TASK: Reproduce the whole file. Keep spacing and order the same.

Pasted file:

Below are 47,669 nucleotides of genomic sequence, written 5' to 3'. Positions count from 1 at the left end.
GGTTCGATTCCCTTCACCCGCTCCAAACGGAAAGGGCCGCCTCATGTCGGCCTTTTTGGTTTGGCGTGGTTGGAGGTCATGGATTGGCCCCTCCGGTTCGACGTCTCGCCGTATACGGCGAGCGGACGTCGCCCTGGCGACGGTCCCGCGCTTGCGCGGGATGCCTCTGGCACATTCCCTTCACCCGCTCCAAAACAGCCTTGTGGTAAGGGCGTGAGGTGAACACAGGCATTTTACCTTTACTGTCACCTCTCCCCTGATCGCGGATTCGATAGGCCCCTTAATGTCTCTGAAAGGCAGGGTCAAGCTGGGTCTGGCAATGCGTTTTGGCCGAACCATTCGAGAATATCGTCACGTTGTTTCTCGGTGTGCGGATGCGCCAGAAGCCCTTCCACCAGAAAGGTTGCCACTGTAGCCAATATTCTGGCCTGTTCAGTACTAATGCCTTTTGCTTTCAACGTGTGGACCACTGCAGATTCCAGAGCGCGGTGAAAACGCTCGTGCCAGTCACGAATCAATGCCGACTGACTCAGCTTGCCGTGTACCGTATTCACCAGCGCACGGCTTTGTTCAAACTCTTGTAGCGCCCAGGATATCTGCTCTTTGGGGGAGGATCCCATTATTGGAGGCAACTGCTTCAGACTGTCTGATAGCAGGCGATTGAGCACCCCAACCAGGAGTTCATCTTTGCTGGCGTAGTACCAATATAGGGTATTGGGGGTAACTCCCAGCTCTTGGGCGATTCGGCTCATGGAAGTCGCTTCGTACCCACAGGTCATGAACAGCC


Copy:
Below are 47,669 nucleotides of genomic sequence, written 5' to 3'. Positions count from 1 at the left end.
GGTTCGATTCCCTTCACCCGCTCCAAACGGAAAGGGCCGCCTCATGTCGGCCTTTTTGGTTTGGCGTGGTTGGAGGTCATGGATTGGCCCCTCCGGTTCGACGTCTCGCCGTATACGGCGAGCGGACGTCGCCCTGGCGACGGTCCCGCGCTTGCGCGGGATGCCTCTGGCACATTCCCTTCACCCGCTCCAAAACAGCCTTGTGGTAAGGGCGTGAGGTGAACACAGGCATTTTACCTTTACTGTCACCTCTCCCCTGATCGCGGATTCGATAGGCCCCTTAATGTCTCTGAAAGGCAGGGTCAAGCTGGGTCTGGCAATGCGTTTTGGCCGAACCATTCGAGAATATCGTCACGTTGTTTCTCGGTGTGCGGATGCGCCAGAAGCCCTTCCACCAGAAAGGTTGCCACTGTAGCCAATATTCTGGCCTGTTCAGTACTAATGCCTTTTGCTTTCAACGTGTGGACCACTGCAGATTCCAGAGCGCGGTGAAAACGCTCGTGCCAGTCACGAATCAATGCCGACTGACTCAGCTTGCCGTGTACCGTATTCACCAGCGCACGGCTTTGTTCAAACTCTTGTAGCGCCCAGGATATCTGCTCTTTGGGGGAGGATCCCATTATTGGAGGCAACTGCTTCAGACTGTCTGATAGCAGGCGATTGAGCACCCCAACCAGGAGTTCATCTTTGCTGGCGTAGTACCAATATAGGGTATTGGGGGTAACTCCCAGCTCTTGGGCGATTCGGCTCATGGAAGTCGCTTCGTACCCACAGGTCATGAACAGCC